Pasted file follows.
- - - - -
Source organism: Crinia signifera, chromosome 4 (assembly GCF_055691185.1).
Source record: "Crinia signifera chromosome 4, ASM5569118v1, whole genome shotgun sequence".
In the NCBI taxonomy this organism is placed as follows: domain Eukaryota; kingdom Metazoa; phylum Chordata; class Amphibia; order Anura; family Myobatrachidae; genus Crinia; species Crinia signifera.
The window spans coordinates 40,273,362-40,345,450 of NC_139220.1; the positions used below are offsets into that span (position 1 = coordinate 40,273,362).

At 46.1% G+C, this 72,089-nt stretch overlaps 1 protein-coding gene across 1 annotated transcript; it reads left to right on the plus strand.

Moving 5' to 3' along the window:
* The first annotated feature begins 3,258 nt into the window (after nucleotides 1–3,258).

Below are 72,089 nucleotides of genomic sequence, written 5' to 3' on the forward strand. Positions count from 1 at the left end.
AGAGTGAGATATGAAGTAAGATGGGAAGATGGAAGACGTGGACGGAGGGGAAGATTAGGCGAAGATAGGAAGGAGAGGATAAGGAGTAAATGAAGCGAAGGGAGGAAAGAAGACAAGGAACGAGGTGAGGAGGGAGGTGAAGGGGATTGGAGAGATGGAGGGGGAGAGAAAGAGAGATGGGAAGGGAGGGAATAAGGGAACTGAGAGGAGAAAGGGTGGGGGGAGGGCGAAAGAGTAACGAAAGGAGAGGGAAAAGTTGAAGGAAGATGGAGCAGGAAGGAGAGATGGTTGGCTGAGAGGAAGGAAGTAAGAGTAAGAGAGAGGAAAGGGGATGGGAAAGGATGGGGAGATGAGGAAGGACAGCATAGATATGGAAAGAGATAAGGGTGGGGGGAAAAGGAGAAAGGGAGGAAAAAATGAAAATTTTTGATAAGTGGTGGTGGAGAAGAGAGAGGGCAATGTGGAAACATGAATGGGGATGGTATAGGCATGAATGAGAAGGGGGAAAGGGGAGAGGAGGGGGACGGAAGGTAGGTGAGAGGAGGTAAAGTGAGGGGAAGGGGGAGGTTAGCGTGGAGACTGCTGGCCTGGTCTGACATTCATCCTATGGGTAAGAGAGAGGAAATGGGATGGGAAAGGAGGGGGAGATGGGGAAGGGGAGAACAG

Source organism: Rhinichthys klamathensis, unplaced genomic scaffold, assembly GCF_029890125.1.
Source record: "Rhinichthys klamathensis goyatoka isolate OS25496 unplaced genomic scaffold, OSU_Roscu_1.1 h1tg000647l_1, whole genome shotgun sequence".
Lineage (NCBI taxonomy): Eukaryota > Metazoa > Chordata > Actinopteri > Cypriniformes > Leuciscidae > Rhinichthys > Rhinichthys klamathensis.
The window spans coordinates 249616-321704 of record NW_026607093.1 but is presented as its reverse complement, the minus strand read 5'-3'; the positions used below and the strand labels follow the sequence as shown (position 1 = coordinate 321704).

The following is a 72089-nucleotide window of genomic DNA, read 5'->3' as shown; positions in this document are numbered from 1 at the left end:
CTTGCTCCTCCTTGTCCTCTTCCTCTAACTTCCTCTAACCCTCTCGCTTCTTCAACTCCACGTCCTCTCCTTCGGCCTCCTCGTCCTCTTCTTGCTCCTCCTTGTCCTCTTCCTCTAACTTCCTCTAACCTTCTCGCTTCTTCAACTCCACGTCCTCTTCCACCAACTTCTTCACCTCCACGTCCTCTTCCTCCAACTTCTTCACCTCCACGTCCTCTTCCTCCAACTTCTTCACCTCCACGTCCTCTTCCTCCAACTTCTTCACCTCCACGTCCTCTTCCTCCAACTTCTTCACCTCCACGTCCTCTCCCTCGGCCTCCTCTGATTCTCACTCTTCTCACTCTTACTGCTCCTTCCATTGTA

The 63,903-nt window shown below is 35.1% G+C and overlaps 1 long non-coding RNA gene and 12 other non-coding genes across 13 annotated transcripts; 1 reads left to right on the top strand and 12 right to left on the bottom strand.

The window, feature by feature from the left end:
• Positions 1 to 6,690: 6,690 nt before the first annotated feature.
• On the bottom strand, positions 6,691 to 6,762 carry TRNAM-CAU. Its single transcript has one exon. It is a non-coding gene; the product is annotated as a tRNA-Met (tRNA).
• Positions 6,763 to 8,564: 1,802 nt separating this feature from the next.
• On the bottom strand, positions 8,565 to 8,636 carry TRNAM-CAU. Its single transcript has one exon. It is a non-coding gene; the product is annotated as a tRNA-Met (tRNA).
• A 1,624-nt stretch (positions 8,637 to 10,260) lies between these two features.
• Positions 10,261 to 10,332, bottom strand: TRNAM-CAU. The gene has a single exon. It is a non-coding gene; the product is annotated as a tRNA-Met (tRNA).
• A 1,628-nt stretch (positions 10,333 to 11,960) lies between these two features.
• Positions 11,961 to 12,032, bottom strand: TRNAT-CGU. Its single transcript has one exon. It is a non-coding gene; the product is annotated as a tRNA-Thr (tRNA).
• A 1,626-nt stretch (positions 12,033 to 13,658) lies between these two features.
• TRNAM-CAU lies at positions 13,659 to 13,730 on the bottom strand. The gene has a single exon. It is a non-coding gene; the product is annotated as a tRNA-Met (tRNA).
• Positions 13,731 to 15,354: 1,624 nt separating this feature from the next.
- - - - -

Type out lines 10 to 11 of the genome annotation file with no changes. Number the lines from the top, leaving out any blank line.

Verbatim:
Source organism: Rhinichthys klamathensis, unplaced genomic scaffold, assembly GCF_029890125.1.
Source record: "Rhinichthys klamathensis goyatoka isolate OS25496 unplaced genomic scaffold, OSU_Roscu_1.1 h1tg000647l_1, whole genome shotgun sequence".